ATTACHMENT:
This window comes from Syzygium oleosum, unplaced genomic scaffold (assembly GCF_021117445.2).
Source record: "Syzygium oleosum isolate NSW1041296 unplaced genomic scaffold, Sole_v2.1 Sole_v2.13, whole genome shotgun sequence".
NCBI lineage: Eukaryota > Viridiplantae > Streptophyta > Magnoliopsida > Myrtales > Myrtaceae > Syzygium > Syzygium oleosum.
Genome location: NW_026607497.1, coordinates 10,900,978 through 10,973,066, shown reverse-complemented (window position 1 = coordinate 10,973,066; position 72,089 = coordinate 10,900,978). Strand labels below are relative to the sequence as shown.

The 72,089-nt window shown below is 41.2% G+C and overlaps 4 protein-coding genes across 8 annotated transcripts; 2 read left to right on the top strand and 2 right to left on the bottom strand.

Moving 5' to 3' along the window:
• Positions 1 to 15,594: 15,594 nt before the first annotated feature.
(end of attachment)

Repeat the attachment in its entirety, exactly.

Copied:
This window comes from Syzygium oleosum, unplaced genomic scaffold (assembly GCF_021117445.2).
Source record: "Syzygium oleosum isolate NSW1041296 unplaced genomic scaffold, Sole_v2.1 Sole_v2.13, whole genome shotgun sequence".
NCBI lineage: Eukaryota > Viridiplantae > Streptophyta > Magnoliopsida > Myrtales > Myrtaceae > Syzygium > Syzygium oleosum.
Genome location: NW_026607497.1, coordinates 10,900,978 through 10,973,066, shown reverse-complemented (window position 1 = coordinate 10,973,066; position 72,089 = coordinate 10,900,978). Strand labels below are relative to the sequence as shown.

The 72,089-nt window shown below is 41.2% G+C and overlaps 4 protein-coding genes across 8 annotated transcripts; 2 read left to right on the top strand and 2 right to left on the bottom strand.

Moving 5' to 3' along the window:
• Positions 1 to 15,594: 15,594 nt before the first annotated feature.